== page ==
Regulation  

MEPs abandon ‘vague’ plans to cap advice costs

A European Parliament proposal to cap adviser charges at €200 (£167) has been withdrawn from a final draft text of new rules introducing new ‘key information documents’, which was successfully voted through yesterday (20 November).

The EU plenary vote withdrew a proposal to cap adviser charges, with the Association of Professional Financial Advisers says was “vaguely worded” and could have resulted in total costs being limited to €200, rather than an hourly limit.

The amendment had said: “When an hourly rate is charged, the total amount charged should not exceed €200.”

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Speaking to FTAdviser, Chris Hannant, director general at Apfa, said it was unclear whether this meant total amount charged per hour or overall, and that the abandonment of the proposal meant legal advice would not be sought to clarify the point.

Mr Hannant said Apfa was in contact with MEPs in the principal parties and worked in partnership with BIPAR, the European federation for intermediaries.

He added that the idea was mooted by Sharon Bowles MEP, member of the European Parliament for south-east England, who had seen the news how adviser charging could prevent the mass market from seeking financial advice.

Mr Hannant said: “If it was effective, people would not have have given advice or, quite often, those proposals are ineffective and people find ways to get around it. We don’t want advisers put in a position where they have to get around rules to do business on a profitable basis.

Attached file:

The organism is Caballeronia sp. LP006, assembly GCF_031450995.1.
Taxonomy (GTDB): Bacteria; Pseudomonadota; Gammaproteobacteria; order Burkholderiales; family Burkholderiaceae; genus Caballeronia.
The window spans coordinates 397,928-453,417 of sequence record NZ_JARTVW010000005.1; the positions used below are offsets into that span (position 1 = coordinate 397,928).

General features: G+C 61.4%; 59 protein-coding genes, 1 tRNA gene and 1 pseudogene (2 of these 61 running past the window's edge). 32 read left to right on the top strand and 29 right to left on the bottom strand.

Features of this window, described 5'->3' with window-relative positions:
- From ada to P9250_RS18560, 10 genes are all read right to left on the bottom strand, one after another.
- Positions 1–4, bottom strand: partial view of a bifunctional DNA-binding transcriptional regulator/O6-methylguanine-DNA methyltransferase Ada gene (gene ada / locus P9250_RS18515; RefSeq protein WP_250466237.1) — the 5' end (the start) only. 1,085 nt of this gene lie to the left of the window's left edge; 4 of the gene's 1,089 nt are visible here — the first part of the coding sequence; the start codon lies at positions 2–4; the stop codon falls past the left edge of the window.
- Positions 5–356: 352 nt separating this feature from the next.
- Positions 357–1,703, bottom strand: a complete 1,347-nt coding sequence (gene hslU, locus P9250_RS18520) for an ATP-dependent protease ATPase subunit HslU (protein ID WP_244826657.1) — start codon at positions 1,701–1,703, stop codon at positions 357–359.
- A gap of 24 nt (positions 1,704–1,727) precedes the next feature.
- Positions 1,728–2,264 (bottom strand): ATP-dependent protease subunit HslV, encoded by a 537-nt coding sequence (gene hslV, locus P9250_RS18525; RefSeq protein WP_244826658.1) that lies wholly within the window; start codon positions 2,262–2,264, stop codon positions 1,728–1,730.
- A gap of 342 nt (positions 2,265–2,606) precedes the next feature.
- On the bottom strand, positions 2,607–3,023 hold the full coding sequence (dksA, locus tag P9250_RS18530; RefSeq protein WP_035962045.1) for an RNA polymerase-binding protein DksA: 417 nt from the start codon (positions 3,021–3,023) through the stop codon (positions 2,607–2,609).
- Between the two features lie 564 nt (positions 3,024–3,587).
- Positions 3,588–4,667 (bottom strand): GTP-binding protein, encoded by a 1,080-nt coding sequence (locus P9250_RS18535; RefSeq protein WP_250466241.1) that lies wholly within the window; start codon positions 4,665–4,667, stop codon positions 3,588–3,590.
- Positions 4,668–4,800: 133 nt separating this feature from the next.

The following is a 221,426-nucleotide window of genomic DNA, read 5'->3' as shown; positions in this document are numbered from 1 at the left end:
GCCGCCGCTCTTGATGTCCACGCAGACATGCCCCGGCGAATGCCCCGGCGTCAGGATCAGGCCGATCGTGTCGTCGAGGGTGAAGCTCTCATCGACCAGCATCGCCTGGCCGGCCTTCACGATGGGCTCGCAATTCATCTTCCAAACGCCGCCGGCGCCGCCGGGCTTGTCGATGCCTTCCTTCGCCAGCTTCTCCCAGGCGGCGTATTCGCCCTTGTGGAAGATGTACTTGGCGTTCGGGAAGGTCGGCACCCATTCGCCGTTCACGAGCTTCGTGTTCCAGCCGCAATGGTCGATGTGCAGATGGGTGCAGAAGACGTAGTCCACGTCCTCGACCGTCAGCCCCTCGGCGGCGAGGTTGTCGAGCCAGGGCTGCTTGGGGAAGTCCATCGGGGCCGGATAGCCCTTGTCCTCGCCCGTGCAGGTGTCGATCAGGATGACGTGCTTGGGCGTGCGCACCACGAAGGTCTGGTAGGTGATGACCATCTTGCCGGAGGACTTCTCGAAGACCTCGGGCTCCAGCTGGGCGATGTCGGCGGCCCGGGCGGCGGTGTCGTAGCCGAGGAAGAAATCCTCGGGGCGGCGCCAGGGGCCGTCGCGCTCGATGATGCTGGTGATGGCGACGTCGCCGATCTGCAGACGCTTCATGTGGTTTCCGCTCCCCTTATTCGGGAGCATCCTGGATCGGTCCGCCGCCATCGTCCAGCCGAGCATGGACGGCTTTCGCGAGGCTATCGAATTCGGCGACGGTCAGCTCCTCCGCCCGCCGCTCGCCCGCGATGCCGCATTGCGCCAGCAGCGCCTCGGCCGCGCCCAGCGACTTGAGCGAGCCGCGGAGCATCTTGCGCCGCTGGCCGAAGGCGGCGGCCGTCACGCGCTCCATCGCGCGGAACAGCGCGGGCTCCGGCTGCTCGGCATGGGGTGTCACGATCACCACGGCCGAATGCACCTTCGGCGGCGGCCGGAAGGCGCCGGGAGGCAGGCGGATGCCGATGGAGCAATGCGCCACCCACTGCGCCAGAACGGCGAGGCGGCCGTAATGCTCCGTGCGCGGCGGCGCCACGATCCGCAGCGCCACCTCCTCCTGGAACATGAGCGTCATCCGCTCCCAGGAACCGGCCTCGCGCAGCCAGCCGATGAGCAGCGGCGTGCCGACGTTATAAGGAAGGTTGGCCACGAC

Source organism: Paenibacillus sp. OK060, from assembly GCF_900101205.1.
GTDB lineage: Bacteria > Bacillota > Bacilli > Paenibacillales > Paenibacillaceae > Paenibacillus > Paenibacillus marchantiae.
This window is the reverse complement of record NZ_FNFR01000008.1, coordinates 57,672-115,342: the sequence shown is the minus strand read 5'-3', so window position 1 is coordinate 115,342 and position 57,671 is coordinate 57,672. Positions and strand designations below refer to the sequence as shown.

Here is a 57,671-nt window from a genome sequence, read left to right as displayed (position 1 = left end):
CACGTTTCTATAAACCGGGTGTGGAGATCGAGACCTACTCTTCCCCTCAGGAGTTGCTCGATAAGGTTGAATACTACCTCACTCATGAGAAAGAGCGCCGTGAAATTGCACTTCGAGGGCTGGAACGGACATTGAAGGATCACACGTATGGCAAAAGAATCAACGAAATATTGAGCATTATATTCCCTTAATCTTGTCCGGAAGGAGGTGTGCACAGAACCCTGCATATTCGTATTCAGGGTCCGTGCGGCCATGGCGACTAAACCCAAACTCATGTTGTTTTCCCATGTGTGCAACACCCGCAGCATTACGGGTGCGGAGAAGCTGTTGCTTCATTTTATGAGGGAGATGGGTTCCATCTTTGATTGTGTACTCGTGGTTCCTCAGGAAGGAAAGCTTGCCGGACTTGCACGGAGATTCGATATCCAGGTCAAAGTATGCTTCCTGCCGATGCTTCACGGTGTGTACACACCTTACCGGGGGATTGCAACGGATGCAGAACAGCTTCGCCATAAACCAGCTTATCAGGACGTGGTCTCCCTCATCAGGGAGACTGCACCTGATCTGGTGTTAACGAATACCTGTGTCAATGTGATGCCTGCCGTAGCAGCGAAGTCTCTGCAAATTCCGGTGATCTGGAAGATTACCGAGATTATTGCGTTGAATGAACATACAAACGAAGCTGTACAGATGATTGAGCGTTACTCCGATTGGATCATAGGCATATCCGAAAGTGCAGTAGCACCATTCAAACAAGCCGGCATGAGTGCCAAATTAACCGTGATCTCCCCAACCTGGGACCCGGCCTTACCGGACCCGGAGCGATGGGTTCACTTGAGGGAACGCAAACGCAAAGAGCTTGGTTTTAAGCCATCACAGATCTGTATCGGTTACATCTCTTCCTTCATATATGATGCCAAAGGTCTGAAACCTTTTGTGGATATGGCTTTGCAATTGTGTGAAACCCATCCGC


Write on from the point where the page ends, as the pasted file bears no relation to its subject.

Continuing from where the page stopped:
“Capping the amount advisers can charge amounts to a form of price control. History has shown it doesn’t work. Regulators must seek to promote competition within financial advice, not fetter it.

“The best protection for consumers comes through choice and transparency. A price cap would undermine that, as well as being hugely damaging to advisers.”

The European Parliament vote backed proposals for a key information document to be adopted across all financial products.

The document is based on the key investor information document which was introduced to regulated investment funds under Ucits IV rules in 2011. The new document will apply to structured products and other products aimed at retail investors.

In 2012, the European Commission announced proposals for legislation aimed at providing greater protection for retail investors, including new regulation on Key Information Documents for Packaged Retail Investment Products.